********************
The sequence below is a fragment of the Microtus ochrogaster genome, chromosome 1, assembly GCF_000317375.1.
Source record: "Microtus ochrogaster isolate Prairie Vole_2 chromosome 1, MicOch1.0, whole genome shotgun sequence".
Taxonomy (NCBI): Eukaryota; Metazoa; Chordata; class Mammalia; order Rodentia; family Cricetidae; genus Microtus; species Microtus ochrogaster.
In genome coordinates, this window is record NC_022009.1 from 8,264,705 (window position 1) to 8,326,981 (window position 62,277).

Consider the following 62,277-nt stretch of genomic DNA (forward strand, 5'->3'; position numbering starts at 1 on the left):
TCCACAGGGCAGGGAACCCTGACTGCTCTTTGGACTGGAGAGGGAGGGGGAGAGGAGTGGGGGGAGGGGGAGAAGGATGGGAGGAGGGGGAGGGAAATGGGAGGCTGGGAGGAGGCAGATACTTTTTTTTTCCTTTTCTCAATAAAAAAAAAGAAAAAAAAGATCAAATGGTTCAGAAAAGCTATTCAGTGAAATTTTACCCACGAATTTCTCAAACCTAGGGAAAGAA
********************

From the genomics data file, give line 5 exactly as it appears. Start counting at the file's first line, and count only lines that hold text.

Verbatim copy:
Consider the following 62,277-nt stretch of genomic DNA (forward strand, 5'->3'; position numbering starts at 1 on the left):